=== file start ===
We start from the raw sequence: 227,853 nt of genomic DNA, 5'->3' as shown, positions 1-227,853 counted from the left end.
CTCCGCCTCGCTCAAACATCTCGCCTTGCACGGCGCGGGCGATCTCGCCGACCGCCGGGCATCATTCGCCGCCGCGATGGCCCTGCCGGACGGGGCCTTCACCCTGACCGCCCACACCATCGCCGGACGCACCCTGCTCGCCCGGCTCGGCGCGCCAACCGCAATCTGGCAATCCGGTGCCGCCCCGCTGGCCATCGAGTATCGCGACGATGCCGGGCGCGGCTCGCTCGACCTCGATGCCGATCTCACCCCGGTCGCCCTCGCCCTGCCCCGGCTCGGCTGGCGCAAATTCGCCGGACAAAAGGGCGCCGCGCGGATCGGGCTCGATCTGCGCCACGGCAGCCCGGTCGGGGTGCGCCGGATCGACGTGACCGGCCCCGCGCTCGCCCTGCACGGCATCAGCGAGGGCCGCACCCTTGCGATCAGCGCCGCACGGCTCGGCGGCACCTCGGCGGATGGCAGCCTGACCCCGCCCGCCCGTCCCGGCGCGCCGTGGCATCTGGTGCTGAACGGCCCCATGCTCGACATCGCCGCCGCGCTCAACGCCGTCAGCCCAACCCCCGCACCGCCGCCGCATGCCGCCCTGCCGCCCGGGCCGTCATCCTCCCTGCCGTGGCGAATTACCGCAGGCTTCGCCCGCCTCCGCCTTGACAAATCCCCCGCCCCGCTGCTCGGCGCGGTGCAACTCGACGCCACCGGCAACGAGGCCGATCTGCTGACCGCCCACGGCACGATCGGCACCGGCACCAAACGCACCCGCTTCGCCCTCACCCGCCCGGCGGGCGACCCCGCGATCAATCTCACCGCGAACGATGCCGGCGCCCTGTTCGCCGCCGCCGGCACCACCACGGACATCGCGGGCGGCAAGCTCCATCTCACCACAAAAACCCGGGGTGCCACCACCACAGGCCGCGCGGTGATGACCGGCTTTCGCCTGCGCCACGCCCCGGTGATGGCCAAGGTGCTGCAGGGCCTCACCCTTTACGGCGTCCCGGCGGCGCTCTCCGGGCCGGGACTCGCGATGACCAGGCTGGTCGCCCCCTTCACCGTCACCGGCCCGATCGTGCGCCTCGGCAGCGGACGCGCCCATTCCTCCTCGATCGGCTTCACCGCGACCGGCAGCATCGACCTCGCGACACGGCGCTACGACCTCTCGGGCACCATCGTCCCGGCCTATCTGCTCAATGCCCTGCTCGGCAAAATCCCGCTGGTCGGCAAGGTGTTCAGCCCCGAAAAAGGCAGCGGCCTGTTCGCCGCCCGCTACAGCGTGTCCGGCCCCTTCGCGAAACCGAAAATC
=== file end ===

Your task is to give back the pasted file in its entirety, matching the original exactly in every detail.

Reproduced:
We start from the raw sequence: 227,853 nt of genomic DNA, 5'->3' as shown, positions 1-227,853 counted from the left end.
CTCCGCCTCGCTCAAACATCTCGCCTTGCACGGCGCGGGCGATCTCGCCGACCGCCGGGCATCATTCGCCGCCGCGATGGCCCTGCCGGACGGGGCCTTCACCCTGACCGCCCACACCATCGCCGGACGCACCCTGCTCGCCCGGCTCGGCGCGCCAACCGCAATCTGGCAATCCGGTGCCGCCCCGCTGGCCATCGAGTATCGCGACGATGCCGGGCGCGGCTCGCTCGACCTCGATGCCGATCTCACCCCGGTCGCCCTCGCCCTGCCCCGGCTCGGCTGGCGCAAATTCGCCGGACAAAAGGGCGCCGCGCGGATCGGGCTCGATCTGCGCCACGGCAGCCCGGTCGGGGTGCGCCGGATCGACGTGACCGGCCCCGCGCTCGCCCTGCACGGCATCAGCGAGGGCCGCACCCTTGCGATCAGCGCCGCACGGCTCGGCGGCACCTCGGCGGATGGCAGCCTGACCCCGCCCGCCCGTCCCGGCGCGCCGTGGCATCTGGTGCTGAACGGCCCCATGCTCGACATCGCCGCCGCGCTCAACGCCGTCAGCCCAACCCCCGCACCGCCGCCGCATGCCGCCCTGCCGCCCGGGCCGTCATCCTCCCTGCCGTGGCGAATTACCGCAGGCTTCGCCCGCCTCCGCCTTGACAAATCCCCCGCCCCGCTGCTCGGCGCGGTGCAACTCGACGCCACCGGCAACGAGGCCGATCTGCTGACCGCCCACGGCACGATCGGCACCGGCACCAAACGCACCCGCTTCGCCCTCACCCGCCCGGCGGGCGACCCCGCGATCAATCTCACCGCGAACGATGCCGGCGCCCTGTTCGCCGCCGCCGGCACCACCACGGACATCGCGGGCGGCAAGCTCCATCTCACCACAAAAACCCGGGGTGCCACCACCACAGGCCGCGCGGTGATGACCGGCTTTCGCCTGCGCCACGCCCCGGTGATGGCCAAGGTGCTGCAGGGCCTCACCCTTTACGGCGTCCCGGCGGCGCTCTCCGGGCCGGGACTCGCGATGACCAGGCTGGTCGCCCCCTTCACCGTCACCGGCCCGATCGTGCGCCTCGGCAGCGGACGCGCCCATTCCTCCTCGATCGGCTTCACCGCGACCGGCAGCATCGACCTCGCGACACGGCGCTACGACCTCTCGGGCACCATCGTCCCGGCCTATCTGCTCAATGCCCTGCTCGGCAAAATCCCGCTGGTCGGCAAGGTGTTCAGCCCCGAAAAAGGCAGCGGCCTGTTCGCCGCCCGCTACAGCGTGTCCGGCCCCTTCGCGAAACCGAAAATC